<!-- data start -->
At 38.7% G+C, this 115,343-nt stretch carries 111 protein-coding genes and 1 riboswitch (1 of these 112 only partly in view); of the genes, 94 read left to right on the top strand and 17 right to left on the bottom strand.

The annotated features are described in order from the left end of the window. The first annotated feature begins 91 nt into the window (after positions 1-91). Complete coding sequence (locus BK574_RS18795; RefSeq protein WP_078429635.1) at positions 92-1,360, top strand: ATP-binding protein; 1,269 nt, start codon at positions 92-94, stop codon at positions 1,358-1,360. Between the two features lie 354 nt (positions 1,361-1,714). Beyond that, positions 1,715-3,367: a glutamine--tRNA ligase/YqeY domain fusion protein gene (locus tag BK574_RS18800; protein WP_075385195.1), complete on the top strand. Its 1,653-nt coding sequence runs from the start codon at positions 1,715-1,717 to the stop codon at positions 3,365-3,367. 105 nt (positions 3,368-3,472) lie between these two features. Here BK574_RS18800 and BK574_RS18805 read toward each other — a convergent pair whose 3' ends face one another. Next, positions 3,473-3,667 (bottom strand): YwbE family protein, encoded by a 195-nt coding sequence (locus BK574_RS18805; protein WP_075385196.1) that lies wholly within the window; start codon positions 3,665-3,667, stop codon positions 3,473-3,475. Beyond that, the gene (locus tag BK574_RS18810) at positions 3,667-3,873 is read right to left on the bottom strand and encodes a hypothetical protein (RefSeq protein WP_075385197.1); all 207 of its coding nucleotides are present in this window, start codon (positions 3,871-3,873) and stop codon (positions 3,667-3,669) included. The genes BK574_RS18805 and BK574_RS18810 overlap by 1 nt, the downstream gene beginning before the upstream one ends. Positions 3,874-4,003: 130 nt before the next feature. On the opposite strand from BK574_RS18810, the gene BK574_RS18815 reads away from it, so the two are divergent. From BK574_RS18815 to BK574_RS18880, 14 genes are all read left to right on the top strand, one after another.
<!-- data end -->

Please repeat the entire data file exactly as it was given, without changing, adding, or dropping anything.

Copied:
At 38.7% G+C, this 115,343-nt stretch carries 111 protein-coding genes and 1 riboswitch (1 of these 112 only partly in view); of the genes, 94 read left to right on the top strand and 17 right to left on the bottom strand.

The annotated features are described in order from the left end of the window. The first annotated feature begins 91 nt into the window (after positions 1-91). Complete coding sequence (locus BK574_RS18795; RefSeq protein WP_078429635.1) at positions 92-1,360, top strand: ATP-binding protein; 1,269 nt, start codon at positions 92-94, stop codon at positions 1,358-1,360. Between the two features lie 354 nt (positions 1,361-1,714). Beyond that, positions 1,715-3,367: a glutamine--tRNA ligase/YqeY domain fusion protein gene (locus tag BK574_RS18800; protein WP_075385195.1), complete on the top strand. Its 1,653-nt coding sequence runs from the start codon at positions 1,715-1,717 to the stop codon at positions 3,365-3,367. 105 nt (positions 3,368-3,472) lie between these two features. Here BK574_RS18800 and BK574_RS18805 read toward each other — a convergent pair whose 3' ends face one another. Next, positions 3,473-3,667 (bottom strand): YwbE family protein, encoded by a 195-nt coding sequence (locus BK574_RS18805; protein WP_075385196.1) that lies wholly within the window; start codon positions 3,665-3,667, stop codon positions 3,473-3,475. Beyond that, the gene (locus tag BK574_RS18810) at positions 3,667-3,873 is read right to left on the bottom strand and encodes a hypothetical protein (RefSeq protein WP_075385197.1); all 207 of its coding nucleotides are present in this window, start codon (positions 3,871-3,873) and stop codon (positions 3,667-3,669) included. The genes BK574_RS18805 and BK574_RS18810 overlap by 1 nt, the downstream gene beginning before the upstream one ends. Positions 3,874-4,003: 130 nt before the next feature. On the opposite strand from BK574_RS18810, the gene BK574_RS18815 reads away from it, so the two are divergent. From BK574_RS18815 to BK574_RS18880, 14 genes are all read left to right on the top strand, one after another.